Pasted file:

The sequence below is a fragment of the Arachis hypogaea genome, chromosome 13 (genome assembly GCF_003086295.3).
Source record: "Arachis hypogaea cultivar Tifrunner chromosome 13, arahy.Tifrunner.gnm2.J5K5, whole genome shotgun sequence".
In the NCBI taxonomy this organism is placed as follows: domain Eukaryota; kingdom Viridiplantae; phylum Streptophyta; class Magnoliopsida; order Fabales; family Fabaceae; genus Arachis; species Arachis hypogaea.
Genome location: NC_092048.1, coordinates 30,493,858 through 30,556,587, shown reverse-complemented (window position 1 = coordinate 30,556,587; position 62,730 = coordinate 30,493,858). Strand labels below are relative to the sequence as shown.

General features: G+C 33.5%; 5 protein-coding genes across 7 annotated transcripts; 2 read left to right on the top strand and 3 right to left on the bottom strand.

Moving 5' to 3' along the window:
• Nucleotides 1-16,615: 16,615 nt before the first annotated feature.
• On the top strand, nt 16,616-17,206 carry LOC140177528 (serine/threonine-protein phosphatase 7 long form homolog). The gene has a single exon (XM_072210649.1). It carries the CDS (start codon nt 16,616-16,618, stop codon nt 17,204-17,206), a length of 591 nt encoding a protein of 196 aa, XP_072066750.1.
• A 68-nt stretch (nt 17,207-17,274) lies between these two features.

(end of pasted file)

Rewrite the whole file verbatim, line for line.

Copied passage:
The sequence below is a fragment of the Arachis hypogaea genome, chromosome 13 (genome assembly GCF_003086295.3).
Source record: "Arachis hypogaea cultivar Tifrunner chromosome 13, arahy.Tifrunner.gnm2.J5K5, whole genome shotgun sequence".
In the NCBI taxonomy this organism is placed as follows: domain Eukaryota; kingdom Viridiplantae; phylum Streptophyta; class Magnoliopsida; order Fabales; family Fabaceae; genus Arachis; species Arachis hypogaea.
Genome location: NC_092048.1, coordinates 30,493,858 through 30,556,587, shown reverse-complemented (window position 1 = coordinate 30,556,587; position 62,730 = coordinate 30,493,858). Strand labels below are relative to the sequence as shown.

General features: G+C 33.5%; 5 protein-coding genes across 7 annotated transcripts; 2 read left to right on the top strand and 3 right to left on the bottom strand.

Moving 5' to 3' along the window:
• Nucleotides 1-16,615: 16,615 nt before the first annotated feature.
• On the top strand, nt 16,616-17,206 carry LOC140177528 (serine/threonine-protein phosphatase 7 long form homolog). The gene has a single exon (XM_072210649.1). It carries the CDS (start codon nt 16,616-16,618, stop codon nt 17,204-17,206), a length of 591 nt encoding a protein of 196 aa, XP_072066750.1.
• A 68-nt stretch (nt 17,207-17,274) lies between these two features.